The boron isotope proxy is a valuable tool for reconstructing ocean pH and atmospheric CO₂ in Earth’s history. Its use on foraminifera in deep sea sediment cores has helped shape our understanding of Cenozoic carbon cycling and climate change, yet most of the extreme examples of biotic and climatic change are in the geological record, where the proxy has seen limited use. The boron isotope proxy’s widespread usage is also hindered by the challenges involved in traditional methods for measuring it: gravity microcolumns require exacting laboratory conditions and are time intensive. Older samples may have more variable matrices which can also be a problem for a gravity column. In order to expand the boron isotope proxy into a wider variety of matrices, Chapter 3 presents a new batch method for the purification of boron from its sample matrix. Together with methodological improvements for measurement by MC-ICPMS discussed in Chapter 2, these developments allow for measurement of a wide variety of samples with uncertainties roughly half the size, procedural blanks an order of magnitude lower, and sample throughput ~3 times faster than previous methods. These developments are applied to the geological record in Chapters 4 and 5 for two of the most significant biotic and climatic changes in Earth’s history. Chapter 4 presents boron isotope data from the Triassic-Jurassic boundary, indicating a ≥ 0.34 unit drop in ocean pH coincident with the ‘main’ carbon isotope excursion, suggesting that the carbon isotope excursions associated with the end-Triassic mass extinction event were likely also associated with pulses of ocean acidification. Chapter 5 presents a boron isotope record through the Ordovician into the early Silurian, showing a substantial rise in ocean pH and likely fall in atmospheric CO₂ accompanying the large cooling trend and major radiation in biodiversity though the Ordovician. CO₂-driven cooling thus sets the stage for the glaciation thought to trigger the end-Ordovician extinction event, while rising CO₂ in the early Silurian would have driven climatic recovery. Together these results highlight the success of the application of the boron isotope proxy to carbon cycle perturbations in the rock record and reveal, for the first time, the changes in the CO₂ system associated with some of the most important events in Earth’s history. In summary, this thesis allows for more accurate and precise boron isotope analysis and a deeper understanding of some of the major environmental events of the Phanerozoic.

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Projected increase in carbon dioxide drawdown and acidification in large estuaries under climate change

Most estuaries are substantial sources of carbon dioxide (CO2) to the atmosphere. The estimated estuarine CO2 degassing is about 17% of the total oceanic uptake, but the effect of rising atmospheric CO2 on estuarine carbon balance remains unclear. Here we use 3D hydrodynamic-biogeochemical models of a large eutrophic estuary and a box model of two generic, but contrasting estuaries to generalize how climate change affects estuarine carbonate chemistry and CO2 fluxes. We found that small estuaries with short flushing times remain a CO2 source to the atmosphere, but large estuaries with long flushing times may become a greater carbon sink and acidify. In particular, climate downscaling projections for Chesapeake Bay in the mid-21st century showed a near-doubling of CO2 uptake, a pH decline of 0.1–0.3, and >90% expansion of the acidic volume. Our findings suggest that large eutrophic estuaries will become carbon sinks and suffer from accelerated acidification in a changing climate.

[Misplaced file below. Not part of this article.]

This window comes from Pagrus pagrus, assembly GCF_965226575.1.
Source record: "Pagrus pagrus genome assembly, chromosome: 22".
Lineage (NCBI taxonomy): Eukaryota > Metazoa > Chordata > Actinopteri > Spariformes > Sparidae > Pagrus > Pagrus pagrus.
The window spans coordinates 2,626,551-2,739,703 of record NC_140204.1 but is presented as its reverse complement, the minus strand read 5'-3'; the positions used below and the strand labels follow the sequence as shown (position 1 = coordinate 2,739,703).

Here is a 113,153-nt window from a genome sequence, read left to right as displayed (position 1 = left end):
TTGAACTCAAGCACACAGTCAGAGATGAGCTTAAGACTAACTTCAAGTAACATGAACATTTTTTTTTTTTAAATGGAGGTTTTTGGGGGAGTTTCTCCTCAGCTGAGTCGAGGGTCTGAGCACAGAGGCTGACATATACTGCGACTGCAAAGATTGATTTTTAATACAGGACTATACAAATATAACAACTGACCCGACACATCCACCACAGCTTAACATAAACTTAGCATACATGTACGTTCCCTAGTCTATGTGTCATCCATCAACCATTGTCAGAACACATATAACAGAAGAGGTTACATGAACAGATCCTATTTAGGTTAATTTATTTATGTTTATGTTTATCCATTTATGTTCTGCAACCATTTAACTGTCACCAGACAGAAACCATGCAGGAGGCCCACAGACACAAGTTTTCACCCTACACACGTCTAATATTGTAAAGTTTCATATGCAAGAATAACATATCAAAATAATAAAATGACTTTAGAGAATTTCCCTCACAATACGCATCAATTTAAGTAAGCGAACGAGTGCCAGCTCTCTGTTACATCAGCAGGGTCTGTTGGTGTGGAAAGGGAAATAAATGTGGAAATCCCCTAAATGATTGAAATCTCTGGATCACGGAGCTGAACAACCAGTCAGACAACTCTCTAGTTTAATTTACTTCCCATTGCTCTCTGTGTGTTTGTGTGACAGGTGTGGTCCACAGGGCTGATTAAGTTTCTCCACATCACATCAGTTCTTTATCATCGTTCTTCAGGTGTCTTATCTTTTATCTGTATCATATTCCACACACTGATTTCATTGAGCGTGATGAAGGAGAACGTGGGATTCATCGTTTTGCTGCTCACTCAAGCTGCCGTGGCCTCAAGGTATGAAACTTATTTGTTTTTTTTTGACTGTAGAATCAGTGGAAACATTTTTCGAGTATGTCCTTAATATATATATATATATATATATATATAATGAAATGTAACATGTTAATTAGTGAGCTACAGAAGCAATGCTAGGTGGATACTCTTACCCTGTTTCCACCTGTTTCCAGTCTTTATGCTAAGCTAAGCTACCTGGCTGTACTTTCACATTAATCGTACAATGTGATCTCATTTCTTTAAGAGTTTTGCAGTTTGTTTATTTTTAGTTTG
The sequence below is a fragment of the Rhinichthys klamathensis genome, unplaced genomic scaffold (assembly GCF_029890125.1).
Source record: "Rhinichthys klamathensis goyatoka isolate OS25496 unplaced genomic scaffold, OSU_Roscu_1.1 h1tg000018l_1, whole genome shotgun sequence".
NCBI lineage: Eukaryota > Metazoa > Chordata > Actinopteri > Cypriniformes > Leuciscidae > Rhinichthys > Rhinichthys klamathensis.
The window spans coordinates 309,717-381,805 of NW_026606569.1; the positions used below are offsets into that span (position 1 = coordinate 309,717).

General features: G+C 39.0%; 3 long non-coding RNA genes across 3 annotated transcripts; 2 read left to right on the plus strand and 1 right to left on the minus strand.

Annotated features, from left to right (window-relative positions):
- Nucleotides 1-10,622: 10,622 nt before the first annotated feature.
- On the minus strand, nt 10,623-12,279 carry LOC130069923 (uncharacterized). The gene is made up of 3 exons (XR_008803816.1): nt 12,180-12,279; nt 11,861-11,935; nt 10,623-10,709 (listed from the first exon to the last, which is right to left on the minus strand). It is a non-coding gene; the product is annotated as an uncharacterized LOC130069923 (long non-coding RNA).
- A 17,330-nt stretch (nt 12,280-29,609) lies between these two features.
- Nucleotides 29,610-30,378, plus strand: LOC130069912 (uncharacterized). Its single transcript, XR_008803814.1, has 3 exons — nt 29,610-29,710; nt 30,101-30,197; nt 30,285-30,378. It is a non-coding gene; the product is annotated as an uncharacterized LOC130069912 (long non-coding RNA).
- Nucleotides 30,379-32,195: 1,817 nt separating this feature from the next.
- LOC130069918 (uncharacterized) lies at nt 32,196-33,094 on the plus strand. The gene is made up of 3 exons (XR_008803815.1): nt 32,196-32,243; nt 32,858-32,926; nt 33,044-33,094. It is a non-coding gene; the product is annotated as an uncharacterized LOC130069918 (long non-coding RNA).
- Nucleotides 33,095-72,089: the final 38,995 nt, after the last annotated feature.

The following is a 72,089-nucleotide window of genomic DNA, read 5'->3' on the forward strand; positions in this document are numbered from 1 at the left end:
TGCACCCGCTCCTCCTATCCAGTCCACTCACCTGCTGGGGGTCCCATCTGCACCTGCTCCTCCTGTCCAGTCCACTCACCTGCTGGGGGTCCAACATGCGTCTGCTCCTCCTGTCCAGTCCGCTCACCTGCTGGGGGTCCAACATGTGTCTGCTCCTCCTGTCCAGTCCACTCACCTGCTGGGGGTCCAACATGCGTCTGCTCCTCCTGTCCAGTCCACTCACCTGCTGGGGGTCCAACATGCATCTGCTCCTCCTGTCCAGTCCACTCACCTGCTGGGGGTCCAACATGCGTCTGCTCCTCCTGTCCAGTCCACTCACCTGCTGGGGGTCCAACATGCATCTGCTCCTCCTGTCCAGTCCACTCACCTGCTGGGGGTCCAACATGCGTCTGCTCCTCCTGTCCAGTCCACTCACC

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The clam before the storm: a meta analysis showing the effect of combined climate change stressors on bivalves

Impacts of a range of climate change on marine organisms have been analysed in laboratory and experimental studies. The use of different taxonomic groupings, and assessment of different processes, though, makes identifying overall trends challenging, and may mask phylogenetically different responses. Bivalve molluscs are an ecologically and economically important data-rich clade, allowing for assessment of individual vulnerability and across developmental stages. We use meta-analysis of 203 unique experimental setups to examine how bivalve growth rates respond to increased water temperature, acidity, deoxygenation, changes to salinity, and combinations of these drivers. Results show that anthropogenic climate change will affect different families of bivalves disproportionally but almost unanimously negatively. Almost all drivers and their combinations have significant negative effects on growth. Combined deoxygenation, acidification, and temperature shows the largest negative effect size. Eggs/larval bivalves are more vulnerable overall than either juveniles or adults. Infaunal taxa, including Tellinidae and Veneridae, appear more resistant to warming and oxygen reduction than epifaunal or free-swimming taxa but this assessment is based on a small number of datapoints. The current focus of experimental set-ups on commercially important taxa and families within a small range of habitats creates gaps in understanding of global impacts on these economically important foundation organisms.